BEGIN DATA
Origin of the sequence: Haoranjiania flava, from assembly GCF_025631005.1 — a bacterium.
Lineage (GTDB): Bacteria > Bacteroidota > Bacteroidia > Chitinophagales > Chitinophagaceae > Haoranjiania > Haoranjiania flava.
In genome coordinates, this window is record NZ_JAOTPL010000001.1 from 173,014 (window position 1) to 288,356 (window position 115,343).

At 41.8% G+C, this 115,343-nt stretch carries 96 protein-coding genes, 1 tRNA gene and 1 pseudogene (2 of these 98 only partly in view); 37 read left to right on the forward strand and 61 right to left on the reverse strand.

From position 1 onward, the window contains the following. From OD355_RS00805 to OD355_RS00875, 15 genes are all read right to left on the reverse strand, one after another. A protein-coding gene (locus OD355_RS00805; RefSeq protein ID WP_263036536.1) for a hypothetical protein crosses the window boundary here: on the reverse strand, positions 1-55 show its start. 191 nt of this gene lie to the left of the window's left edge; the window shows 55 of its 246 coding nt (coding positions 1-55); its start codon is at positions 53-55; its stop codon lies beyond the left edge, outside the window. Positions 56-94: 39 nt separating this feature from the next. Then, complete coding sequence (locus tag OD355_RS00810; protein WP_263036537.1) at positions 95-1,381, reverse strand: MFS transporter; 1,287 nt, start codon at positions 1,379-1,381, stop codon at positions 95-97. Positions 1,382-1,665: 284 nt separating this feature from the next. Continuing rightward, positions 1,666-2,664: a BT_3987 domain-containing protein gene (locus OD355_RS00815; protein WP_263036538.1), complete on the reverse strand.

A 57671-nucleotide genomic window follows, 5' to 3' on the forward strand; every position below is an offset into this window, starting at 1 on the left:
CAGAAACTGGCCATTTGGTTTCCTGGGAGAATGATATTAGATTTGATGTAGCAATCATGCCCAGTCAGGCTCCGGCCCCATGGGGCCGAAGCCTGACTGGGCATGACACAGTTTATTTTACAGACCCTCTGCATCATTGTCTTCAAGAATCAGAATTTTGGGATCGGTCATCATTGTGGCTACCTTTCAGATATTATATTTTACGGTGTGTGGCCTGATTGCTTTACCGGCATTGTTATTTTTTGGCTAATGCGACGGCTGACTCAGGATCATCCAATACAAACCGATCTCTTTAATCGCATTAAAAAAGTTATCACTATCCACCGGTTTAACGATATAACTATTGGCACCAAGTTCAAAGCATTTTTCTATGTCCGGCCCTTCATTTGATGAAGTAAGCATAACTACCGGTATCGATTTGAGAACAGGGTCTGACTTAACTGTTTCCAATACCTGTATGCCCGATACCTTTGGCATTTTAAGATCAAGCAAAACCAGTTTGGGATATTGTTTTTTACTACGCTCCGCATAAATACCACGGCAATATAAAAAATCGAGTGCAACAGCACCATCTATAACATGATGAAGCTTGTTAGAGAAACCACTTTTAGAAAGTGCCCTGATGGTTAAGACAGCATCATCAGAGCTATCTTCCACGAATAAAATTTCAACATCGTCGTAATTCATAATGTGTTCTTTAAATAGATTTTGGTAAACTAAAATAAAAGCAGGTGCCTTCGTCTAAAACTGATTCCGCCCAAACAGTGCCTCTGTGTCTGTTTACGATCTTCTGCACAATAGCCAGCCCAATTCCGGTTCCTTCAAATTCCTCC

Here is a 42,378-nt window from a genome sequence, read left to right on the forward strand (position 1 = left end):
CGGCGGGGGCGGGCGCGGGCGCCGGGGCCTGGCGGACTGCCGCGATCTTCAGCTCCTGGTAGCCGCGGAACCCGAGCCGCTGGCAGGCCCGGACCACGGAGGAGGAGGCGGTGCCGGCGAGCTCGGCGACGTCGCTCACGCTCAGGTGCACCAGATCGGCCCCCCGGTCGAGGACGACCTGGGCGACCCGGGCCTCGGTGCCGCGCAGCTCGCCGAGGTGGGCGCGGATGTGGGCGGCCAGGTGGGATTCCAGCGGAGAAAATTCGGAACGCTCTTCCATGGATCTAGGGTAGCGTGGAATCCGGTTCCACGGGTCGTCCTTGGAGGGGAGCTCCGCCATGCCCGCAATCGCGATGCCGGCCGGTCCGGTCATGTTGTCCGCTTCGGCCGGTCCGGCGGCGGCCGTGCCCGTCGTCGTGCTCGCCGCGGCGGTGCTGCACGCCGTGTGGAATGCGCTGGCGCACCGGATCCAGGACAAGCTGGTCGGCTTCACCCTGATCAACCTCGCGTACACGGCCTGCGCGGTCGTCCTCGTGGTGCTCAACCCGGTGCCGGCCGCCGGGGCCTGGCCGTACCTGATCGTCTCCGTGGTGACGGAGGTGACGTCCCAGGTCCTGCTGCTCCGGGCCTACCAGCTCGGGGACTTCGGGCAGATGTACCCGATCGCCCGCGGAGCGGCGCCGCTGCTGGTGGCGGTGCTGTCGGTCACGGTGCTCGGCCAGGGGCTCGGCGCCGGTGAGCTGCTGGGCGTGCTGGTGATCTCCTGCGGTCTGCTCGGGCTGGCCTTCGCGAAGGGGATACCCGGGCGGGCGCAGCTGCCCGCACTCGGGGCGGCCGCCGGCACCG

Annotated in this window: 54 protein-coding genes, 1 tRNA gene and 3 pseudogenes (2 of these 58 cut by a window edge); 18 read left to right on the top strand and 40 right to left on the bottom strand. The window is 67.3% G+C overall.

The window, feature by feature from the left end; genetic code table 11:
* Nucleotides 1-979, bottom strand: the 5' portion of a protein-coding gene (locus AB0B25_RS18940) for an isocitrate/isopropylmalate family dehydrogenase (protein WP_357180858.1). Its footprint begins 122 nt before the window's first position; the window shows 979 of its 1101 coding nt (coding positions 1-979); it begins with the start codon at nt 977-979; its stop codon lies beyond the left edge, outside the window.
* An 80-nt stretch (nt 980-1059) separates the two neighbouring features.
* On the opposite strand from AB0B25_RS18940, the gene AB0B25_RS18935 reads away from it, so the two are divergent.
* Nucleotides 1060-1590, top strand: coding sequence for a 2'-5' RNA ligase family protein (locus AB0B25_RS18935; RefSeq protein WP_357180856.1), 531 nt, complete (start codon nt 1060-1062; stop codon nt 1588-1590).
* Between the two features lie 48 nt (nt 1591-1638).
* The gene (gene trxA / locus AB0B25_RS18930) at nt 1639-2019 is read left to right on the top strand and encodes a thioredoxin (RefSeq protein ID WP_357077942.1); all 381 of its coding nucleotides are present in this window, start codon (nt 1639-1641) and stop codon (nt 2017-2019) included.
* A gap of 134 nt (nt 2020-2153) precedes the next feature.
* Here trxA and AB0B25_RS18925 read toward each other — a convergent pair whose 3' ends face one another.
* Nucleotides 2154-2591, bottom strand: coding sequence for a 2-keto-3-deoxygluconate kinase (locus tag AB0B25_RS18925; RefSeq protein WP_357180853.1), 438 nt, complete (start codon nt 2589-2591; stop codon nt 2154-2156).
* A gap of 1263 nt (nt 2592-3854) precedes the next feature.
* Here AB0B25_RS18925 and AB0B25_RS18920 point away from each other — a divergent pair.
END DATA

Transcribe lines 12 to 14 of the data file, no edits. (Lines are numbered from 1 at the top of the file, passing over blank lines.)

* Nucleotides 1-979, bottom strand: the 5' portion of a protein-coding gene (locus AB0B25_RS18940) for an isocitrate/isopropylmalate family dehydrogenase (protein WP_357180858.1). Its footprint begins 122 nt before the window's first position; the window shows 979 of its 1101 coding nt (coding positions 1-979); it begins with the start codon at nt 977-979; its stop codon lies beyond the left edge, outside the window.
* An 80-nt stretch (nt 980-1059) separates the two neighbouring features.
* On the opposite strand from AB0B25_RS18940, the gene AB0B25_RS18935 reads away from it, so the two are divergent.